I am completely taken by this image from the cover of this week’s New York Magazine. Hailing from part of Manhattan that was in the dark in the days after Hurricane Sandy hit, I find the stark contrast staggering. Before I go into my personal experience with the events of last week let me preface this post by saying that I am truly blessed. Yes, I lost power, heat and hot water. Yes, I climbed many flights of stairs getting myself, my husband, my dog, my sister, my mother and my sister’s twins out of TriBeCa. Yes, I had to move uptown and stay with family and friends for the week. Yes, my routine was disturbed and my internal rhythms were all askew. In light of the utter devastation in Staten Island, New Jersey, The Rockaways and other areas I got out unscathed. There was no flood damage to my home and after a few hours of cleaning and laundry things were restored to normalcy. My heart truly goes out to all of those suffering in the wake of Hurricane Sandy. In the New Your area there are many volunteer opportunities and donation collection sites, I know I will be doing everything I can to help those in need.
As you might have gleaned from my last post- before the hurricane hit I did not believe the hype about Sandy. Doug and I had planned to ride it out in our apartment drinking water from mason jars and playing Muppet Monopoly by candlelight. After what felt like days of waiting, when the power went out at 8:30 Monday night we turned on our lanterns, broke out the snacks (my new pumpkin pie recipe featured heavily) and began a heated game. For the record I won, Doug didn’t know this at the time but I NEVER lose Monopoly. Later that night we ventured down the stairs of our building with flashlights. Maddy needed to go out and we wanted to check out the neighborhood. The water was just about up to our corner, but seemed to be receding. The streets were completely dark save the lights of a few police care. It was eerie.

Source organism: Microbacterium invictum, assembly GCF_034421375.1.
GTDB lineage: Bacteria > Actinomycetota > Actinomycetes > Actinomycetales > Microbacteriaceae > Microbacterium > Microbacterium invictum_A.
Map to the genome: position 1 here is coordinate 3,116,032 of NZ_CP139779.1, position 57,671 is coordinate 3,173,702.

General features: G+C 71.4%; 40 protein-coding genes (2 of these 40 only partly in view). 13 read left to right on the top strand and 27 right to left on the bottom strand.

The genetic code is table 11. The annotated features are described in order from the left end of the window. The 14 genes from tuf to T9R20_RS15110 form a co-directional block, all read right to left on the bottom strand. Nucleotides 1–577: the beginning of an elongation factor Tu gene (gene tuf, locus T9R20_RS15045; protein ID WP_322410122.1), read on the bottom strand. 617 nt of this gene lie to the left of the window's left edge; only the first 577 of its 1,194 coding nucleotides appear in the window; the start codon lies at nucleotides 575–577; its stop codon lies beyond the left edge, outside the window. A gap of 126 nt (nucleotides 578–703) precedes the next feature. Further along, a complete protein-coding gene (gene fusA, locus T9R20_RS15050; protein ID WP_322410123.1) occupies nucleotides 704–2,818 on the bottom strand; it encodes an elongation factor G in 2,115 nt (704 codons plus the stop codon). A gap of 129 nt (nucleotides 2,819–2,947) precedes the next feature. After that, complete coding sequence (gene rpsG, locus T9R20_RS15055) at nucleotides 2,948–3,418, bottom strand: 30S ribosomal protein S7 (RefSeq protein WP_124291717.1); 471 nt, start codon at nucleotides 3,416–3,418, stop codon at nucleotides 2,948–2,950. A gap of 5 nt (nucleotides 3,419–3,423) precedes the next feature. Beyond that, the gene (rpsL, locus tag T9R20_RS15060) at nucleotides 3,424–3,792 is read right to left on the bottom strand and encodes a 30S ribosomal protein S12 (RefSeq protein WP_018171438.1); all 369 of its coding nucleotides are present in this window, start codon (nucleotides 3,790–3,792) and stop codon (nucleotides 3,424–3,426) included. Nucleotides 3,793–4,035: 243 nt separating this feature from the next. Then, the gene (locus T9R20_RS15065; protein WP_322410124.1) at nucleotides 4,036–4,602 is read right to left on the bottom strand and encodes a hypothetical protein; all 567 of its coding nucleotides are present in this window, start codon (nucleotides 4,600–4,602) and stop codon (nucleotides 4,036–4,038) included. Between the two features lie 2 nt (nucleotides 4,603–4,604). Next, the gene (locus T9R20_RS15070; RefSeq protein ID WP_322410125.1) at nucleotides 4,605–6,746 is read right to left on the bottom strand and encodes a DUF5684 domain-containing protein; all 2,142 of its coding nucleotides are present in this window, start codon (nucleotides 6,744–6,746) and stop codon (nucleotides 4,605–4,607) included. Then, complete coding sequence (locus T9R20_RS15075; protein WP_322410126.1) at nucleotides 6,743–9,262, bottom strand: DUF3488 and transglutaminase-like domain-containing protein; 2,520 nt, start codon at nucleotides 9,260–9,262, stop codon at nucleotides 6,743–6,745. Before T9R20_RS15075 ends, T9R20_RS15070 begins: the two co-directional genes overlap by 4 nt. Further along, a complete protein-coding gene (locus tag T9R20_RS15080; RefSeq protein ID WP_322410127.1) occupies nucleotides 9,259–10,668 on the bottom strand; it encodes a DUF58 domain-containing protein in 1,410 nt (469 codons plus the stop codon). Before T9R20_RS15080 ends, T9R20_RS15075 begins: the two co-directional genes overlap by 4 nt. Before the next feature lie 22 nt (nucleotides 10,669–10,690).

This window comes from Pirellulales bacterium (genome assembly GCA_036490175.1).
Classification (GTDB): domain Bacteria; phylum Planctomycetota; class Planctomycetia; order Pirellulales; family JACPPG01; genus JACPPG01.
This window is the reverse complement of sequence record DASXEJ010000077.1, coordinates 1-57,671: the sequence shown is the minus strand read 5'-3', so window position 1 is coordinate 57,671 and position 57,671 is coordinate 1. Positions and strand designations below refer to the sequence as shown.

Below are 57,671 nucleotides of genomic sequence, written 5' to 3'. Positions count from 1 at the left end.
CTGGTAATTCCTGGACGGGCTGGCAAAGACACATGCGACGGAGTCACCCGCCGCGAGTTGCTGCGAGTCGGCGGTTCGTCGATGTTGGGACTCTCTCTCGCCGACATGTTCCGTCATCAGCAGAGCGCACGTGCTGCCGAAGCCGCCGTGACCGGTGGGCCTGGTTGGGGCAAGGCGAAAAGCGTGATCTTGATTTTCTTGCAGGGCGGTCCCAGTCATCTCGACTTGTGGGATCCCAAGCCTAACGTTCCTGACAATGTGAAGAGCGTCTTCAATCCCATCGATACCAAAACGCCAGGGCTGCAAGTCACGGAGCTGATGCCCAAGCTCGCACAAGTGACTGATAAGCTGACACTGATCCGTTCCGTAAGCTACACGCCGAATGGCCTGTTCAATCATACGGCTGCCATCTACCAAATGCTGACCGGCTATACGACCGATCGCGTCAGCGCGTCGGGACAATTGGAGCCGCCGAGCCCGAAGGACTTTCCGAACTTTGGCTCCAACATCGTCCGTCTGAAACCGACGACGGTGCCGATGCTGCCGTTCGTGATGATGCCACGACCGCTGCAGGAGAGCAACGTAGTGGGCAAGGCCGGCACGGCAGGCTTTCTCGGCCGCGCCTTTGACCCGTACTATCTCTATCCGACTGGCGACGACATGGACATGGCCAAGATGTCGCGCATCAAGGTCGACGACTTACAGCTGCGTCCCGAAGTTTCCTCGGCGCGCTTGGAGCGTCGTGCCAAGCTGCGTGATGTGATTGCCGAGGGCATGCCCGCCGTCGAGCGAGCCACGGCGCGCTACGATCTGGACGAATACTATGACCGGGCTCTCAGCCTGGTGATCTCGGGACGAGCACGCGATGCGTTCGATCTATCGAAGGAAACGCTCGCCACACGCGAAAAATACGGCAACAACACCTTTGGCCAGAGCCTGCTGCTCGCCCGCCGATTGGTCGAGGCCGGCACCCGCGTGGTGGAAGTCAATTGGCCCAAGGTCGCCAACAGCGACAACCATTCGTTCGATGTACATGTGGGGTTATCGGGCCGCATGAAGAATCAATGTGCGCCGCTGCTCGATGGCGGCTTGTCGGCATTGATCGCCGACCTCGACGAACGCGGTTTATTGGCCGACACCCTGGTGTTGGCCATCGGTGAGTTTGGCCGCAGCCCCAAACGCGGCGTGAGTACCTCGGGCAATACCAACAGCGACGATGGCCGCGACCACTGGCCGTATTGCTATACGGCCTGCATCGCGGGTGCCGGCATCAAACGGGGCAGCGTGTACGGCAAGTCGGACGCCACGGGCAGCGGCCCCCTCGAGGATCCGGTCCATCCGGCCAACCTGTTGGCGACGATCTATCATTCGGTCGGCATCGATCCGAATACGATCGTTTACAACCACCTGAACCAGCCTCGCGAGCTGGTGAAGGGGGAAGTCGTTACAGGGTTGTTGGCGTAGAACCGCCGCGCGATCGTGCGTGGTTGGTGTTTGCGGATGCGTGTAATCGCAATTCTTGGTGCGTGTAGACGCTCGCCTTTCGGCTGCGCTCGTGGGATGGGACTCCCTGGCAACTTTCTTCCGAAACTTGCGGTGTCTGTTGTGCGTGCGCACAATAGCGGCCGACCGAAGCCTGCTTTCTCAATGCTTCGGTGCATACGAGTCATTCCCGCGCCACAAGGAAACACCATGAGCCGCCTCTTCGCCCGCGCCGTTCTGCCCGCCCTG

The next morning we woke up with no cell service and knew we had to migrate uptown. No one knew for sure but we heard rumors on the street that it could be days and days before the lights (and heat) came back on. We are fortunate enough to keep a car in the city, and even more fortunate that our garage was open and our car was accessible. We alerted my sister of our plans to head uptown with our stuff and then come back for her, my mom, and the babies. Early that evening after many many flights of stairs, two trips from TriBeCa to the Upper East Side, two loaned portable cribs, and the generous help of my mother and brother in law, we were all settled at my father and step mothers apartment.
The next five days were a lesson in adjusting, coping, and gratitude. While it was unsettling to be out of my routine, away from my home, and sharing a space with family I am not used to living with I made a huge effort to create some sort of normalcy for myself. Once the mayhem of the initial move was over I was able to focus on trying to enjoy this break in my routine instead of fight it. After all, I was much better off than many people affected by the storm. Here were the main things that helped me get through Hurricane Sandy, they may seem simple or trite but to me they were the difference between a healthy week and completely falling of the wagon.